Urban Butterflies: citizen science at the service of biodiversity

Butterflies are, along with swallows, one of the most loved and awaited faunistic groups every year: they represent, without any doubt, the arrival of spring and summer. In addition, their bright colours and beautiful morphology arouse widespread interest, especially among children and nature lovers.

Moreover, it is a well-know fact in ecology that diurnal butterflies are excellent bio-indicators of changes in habitats and ecosystems; consequently, they are the most studied taxon in Europe as an indicator of climate change.

In Barcelona and Madrid, a project called Urban Butterfly Monitoring Scheme (UBMS) has been carried out since 2018. It consists in monitoring butterflies in the parks and gardens of both cities in Spain and, since 2021, it has been implemented in Sabadell, another Catalan city, too. What is remarkable is that citizen volunteers carry out transects and identify the species, working in a network and sharing the obtained data. This is done through a website managed by a research team and a group of experts to help the volunteers, who can share their data and observations. This citizen science project is linked to the European Butterfly Monitoring Scheme (BMS).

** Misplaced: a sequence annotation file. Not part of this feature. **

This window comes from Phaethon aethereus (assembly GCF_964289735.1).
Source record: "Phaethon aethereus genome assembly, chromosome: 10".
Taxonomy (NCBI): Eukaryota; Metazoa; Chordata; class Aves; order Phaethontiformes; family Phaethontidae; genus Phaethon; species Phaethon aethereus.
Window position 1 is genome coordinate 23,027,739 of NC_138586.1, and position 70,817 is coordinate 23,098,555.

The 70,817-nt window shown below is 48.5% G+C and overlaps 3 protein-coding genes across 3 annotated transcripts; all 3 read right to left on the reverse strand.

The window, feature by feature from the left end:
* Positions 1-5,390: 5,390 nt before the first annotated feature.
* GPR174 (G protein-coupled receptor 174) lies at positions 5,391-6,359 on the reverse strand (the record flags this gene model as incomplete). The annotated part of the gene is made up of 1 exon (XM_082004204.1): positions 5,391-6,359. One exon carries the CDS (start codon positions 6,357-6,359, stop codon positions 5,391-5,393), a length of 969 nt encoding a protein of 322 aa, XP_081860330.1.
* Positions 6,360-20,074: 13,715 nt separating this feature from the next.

Dozens of volunteers get annual training (even during COVID pandemic, in remote and on-line mode), through which they can answer their doubts about taxonomic and biological notions, as well as refresh the methodology work that everyone must respect in order to obtain comparable data.

Most certainly, a key of success is the environmental communication that reinforces the project, especially through the website, where you can find all the observations made on each species in each park or garden in the three cities. But there is even more: the volunteers can benefit from a blog that continuously publishes news related to the project and the butterflies. Also, they have access to their own observations and consult the global data – by city, year or species. This communicative and coordination background is possible thanks to the communication unit of the Centre de Recerca Ecològica i Aplicacions Forestals (CREAF) and its constant work of scientific dissemination.

It is a real success: this citizen science network is already starting to produce scientific results and publications; most importantly, the love for butterflies, the interest in caring for the biodiversity of green spaces, and the need to live in healthier and more resilient cities in the face of global change are fellings that are spread like wildfire among citizens.